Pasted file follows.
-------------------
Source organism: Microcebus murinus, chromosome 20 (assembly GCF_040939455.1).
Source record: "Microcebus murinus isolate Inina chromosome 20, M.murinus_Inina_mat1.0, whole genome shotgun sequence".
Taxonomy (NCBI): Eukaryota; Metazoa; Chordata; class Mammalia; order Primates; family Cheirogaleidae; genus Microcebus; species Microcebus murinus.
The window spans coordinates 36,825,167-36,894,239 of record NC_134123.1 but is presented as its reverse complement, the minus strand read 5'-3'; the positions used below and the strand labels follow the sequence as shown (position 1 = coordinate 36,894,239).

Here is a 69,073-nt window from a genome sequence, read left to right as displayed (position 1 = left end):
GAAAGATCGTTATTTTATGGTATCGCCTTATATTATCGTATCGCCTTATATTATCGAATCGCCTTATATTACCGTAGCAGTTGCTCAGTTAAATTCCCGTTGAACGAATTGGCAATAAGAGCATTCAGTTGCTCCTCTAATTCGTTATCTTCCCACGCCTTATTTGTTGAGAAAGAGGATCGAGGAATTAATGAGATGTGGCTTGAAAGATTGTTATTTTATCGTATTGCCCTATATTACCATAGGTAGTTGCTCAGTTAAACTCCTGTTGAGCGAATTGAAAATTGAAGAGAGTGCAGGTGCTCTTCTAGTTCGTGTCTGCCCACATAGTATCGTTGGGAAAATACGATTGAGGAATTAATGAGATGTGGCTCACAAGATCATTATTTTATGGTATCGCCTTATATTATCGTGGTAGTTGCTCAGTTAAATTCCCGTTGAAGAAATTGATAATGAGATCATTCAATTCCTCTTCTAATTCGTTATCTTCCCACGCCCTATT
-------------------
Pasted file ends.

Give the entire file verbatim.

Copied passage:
Source organism: Microcebus murinus, chromosome 20 (assembly GCF_040939455.1).
Source record: "Microcebus murinus isolate Inina chromosome 20, M.murinus_Inina_mat1.0, whole genome shotgun sequence".
Taxonomy (NCBI): Eukaryota; Metazoa; Chordata; class Mammalia; order Primates; family Cheirogaleidae; genus Microcebus; species Microcebus murinus.
The window spans coordinates 36,825,167-36,894,239 of record NC_134123.1 but is presented as its reverse complement, the minus strand read 5'-3'; the positions used below and the strand labels follow the sequence as shown (position 1 = coordinate 36,894,239).

Here is a 69,073-nt window from a genome sequence, read left to right as displayed (position 1 = left end):
GAAAGATCGTTATTTTATGGTATCGCCTTATATTATCGTATCGCCTTATATTATCGAATCGCCTTATATTACCGTAGCAGTTGCTCAGTTAAATTCCCGTTGAACGAATTGGCAATAAGAGCATTCAGTTGCTCCTCTAATTCGTTATCTTCCCACGCCTTATTTGTTGAGAAAGAGGATCGAGGAATTAATGAGATGTGGCTTGAAAGATTGTTATTTTATCGTATTGCCCTATATTACCATAGGTAGTTGCTCAGTTAAACTCCTGTTGAGCGAATTGAAAATTGAAGAGAGTGCAGGTGCTCTTCTAGTTCGTGTCTGCCCACATAGTATCGTTGGGAAAATACGATTGAGGAATTAATGAGATGTGGCTCACAAGATCATTATTTTATGGTATCGCCTTATATTATCGTGGTAGTTGCTCAGTTAAATTCCCGTTGAAGAAATTGATAATGAGATCATTCAATTCCTCTTCTAATTCGTTATCTTCCCACGCCCTATT